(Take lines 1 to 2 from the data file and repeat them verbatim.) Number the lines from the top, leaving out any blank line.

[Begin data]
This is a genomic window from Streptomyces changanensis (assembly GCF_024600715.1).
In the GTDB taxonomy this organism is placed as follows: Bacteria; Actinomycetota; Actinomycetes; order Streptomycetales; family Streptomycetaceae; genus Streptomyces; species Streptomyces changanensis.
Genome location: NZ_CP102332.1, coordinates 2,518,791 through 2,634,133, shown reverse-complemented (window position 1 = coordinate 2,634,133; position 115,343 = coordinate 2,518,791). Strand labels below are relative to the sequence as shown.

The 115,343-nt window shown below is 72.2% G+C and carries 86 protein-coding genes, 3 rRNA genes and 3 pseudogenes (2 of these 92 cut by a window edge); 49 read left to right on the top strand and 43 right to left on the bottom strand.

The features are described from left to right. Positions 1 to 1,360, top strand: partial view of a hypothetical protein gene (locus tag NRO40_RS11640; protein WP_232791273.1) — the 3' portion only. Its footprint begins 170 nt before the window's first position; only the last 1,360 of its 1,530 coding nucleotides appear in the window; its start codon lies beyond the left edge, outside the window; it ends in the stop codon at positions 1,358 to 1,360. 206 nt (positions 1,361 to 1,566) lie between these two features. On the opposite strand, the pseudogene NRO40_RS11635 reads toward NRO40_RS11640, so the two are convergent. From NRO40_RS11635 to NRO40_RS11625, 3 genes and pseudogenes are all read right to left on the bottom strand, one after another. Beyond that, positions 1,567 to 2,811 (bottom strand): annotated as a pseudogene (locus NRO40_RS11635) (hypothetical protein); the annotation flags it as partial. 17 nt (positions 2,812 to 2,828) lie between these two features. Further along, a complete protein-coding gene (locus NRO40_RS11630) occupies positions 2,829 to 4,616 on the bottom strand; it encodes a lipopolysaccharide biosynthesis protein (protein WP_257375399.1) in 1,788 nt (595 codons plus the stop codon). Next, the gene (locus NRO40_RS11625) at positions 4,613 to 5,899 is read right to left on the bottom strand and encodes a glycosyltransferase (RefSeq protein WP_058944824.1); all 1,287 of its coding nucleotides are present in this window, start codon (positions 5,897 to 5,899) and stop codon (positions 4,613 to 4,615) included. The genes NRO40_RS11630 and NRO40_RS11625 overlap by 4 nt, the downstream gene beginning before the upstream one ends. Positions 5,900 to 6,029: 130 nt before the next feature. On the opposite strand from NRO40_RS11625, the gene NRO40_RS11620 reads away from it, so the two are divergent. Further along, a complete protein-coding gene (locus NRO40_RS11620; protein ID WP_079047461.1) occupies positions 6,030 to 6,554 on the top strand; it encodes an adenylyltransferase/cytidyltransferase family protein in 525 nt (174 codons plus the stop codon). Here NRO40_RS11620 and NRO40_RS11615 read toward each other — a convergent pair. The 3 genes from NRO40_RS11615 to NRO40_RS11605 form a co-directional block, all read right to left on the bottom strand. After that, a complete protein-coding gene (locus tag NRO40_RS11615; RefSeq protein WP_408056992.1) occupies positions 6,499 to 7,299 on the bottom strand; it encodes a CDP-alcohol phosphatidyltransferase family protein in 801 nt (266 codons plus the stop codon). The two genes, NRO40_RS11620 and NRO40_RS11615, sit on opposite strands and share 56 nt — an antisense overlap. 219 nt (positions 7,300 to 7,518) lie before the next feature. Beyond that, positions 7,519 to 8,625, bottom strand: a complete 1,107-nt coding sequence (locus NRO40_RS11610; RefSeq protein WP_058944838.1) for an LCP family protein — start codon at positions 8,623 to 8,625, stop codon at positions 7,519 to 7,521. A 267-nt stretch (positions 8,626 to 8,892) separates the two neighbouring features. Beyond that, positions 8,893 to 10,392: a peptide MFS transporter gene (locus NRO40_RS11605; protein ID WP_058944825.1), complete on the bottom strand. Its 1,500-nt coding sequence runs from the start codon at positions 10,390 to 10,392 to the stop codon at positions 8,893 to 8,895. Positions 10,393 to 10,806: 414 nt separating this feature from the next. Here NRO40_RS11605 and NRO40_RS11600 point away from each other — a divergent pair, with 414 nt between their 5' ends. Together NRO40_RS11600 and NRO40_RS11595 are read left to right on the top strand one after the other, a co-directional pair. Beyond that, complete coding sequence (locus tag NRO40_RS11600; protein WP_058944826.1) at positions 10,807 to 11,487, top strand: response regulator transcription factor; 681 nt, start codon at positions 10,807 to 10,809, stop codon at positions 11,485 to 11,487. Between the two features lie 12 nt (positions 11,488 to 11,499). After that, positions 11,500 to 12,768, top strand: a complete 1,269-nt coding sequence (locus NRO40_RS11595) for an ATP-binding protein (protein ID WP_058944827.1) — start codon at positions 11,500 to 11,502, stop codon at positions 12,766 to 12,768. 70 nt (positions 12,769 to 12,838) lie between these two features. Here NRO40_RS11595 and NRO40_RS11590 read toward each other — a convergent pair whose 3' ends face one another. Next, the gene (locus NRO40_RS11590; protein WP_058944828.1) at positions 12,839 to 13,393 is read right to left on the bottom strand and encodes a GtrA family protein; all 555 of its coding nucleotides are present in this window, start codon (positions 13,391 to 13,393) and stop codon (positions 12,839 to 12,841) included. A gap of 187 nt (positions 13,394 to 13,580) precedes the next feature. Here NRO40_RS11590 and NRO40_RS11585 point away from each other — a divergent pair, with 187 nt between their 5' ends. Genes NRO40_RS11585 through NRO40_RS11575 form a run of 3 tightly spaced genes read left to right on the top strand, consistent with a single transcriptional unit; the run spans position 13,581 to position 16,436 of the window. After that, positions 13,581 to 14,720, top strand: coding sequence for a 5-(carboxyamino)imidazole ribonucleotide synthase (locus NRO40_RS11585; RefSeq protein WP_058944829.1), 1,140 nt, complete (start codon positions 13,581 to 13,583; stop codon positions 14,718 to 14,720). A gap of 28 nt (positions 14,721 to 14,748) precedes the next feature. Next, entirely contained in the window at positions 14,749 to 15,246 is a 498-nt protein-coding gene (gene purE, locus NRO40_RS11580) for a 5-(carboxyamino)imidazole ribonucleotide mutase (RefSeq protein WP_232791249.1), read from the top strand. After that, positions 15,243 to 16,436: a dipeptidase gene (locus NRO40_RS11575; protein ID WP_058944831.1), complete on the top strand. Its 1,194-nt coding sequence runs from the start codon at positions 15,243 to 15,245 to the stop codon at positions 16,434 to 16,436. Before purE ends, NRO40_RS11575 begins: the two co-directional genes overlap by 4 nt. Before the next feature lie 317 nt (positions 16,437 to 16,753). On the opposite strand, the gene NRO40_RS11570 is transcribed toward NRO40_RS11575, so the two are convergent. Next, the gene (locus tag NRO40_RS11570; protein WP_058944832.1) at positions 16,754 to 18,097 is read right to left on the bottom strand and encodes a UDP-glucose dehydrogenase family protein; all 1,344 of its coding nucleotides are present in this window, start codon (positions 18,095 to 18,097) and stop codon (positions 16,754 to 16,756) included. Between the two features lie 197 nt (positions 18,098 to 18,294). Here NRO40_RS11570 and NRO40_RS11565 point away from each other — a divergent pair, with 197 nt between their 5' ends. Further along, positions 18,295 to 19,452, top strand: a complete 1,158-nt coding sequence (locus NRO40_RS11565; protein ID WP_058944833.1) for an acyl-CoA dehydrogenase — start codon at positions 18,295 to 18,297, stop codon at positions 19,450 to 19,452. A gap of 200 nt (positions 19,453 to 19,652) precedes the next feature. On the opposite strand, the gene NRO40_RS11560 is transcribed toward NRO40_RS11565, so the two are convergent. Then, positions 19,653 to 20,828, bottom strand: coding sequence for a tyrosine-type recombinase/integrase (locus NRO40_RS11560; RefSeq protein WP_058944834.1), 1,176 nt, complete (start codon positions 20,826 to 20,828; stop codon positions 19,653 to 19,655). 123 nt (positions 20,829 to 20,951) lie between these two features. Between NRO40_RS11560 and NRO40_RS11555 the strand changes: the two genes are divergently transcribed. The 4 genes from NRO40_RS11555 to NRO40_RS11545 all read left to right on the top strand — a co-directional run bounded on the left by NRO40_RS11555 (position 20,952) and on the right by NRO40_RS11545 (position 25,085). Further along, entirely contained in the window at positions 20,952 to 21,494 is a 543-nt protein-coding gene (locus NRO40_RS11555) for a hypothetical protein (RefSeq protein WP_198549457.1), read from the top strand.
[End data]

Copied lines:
This is a genomic window from Streptomyces changanensis (assembly GCF_024600715.1).
In the GTDB taxonomy this organism is placed as follows: Bacteria; Actinomycetota; Actinomycetes; order Streptomycetales; family Streptomycetaceae; genus Streptomyces; species Streptomyces changanensis.